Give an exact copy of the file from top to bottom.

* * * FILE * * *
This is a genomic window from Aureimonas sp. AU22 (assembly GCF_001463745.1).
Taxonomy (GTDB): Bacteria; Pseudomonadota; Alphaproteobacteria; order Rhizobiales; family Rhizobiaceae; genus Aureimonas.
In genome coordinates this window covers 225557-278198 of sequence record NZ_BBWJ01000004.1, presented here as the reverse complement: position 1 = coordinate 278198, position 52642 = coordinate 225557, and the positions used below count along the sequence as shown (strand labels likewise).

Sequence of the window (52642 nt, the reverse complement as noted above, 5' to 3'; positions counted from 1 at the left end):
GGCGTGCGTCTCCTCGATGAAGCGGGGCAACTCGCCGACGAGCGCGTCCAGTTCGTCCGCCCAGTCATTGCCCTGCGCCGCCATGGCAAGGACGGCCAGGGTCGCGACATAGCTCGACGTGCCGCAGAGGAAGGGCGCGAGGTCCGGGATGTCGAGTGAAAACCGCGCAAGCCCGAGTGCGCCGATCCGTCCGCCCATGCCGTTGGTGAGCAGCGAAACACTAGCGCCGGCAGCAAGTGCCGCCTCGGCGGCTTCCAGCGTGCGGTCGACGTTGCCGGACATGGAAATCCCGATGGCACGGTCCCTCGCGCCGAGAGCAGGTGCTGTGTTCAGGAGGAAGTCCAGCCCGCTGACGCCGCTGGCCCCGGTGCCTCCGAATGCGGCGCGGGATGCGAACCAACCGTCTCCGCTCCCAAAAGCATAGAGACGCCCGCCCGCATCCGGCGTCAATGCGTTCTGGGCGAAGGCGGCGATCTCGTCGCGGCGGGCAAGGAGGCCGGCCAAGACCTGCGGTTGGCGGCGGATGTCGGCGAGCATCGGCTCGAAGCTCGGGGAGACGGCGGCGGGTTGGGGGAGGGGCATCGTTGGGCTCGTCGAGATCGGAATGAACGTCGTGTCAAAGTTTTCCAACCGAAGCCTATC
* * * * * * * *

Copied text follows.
This is a genomic window from Aureimonas sp. AU22 (assembly GCF_001463745.1).
Taxonomy (GTDB): Bacteria; Pseudomonadota; Alphaproteobacteria; order Rhizobiales; family Rhizobiaceae; genus Aureimonas.
In genome coordinates this window covers 225557-278198 of sequence record NZ_BBWJ01000004.1, presented here as the reverse complement: position 1 = coordinate 278198, position 52642 = coordinate 225557, and the positions used below count along the sequence as shown (strand labels likewise).

Sequence of the window (52642 nt, the reverse complement as noted above, 5' to 3'; positions counted from 1 at the left end):
GGCGTGCGTCTCCTCGATGAAGCGGGGCAACTCGCCGACGAGCGCGTCCAGTTCGTCCGCCCAGTCATTGCCCTGCGCCGCCATGGCAAGGACGGCCAGGGTCGCGACATAGCTCGACGTGCCGCAGAGGAAGGGCGCGAGGTCCGGGATGTCGAGTGAAAACCGCGCAAGCCCGAGTGCGCCGATCCGTCCGCCCATGCCGTTGGTGAGCAGCGAAACACTAGCGCCGGCAGCAAGTGCCGCCTCGGCGGCTTCCAGCGTGCGGTCGACGTTGCCGGACATGGAAATCCCGATGGCACGGTCCCTCGCGCCGAGAGCAGGTGCTGTGTTCAGGAGGAAGTCCAGCCCGCTGACGCCGCTGGCCCCGGTGCCTCCGAATGCGGCGCGGGATGCGAACCAACCGTCTCCGCTCCCAAAAGCATAGAGACGCCCGCCCGCATCCGGCGTCAATGCGTTCTGGGCGAAGGCGGCGATCTCGTCGCGGCGGGCAAGGAGGCCGGCCAAGACCTGCGGTTGGCGGCGGATGTCGGCGAGCATCGGCTCGAAGCTCGGGGAGACGGCGGCGGGTTGGGGGAGGGGCATCGTTGGGCTCGTCGAGATCGGAATGAACGTCGTGTCAAAGTTTTCCAACCGAAGCCTATC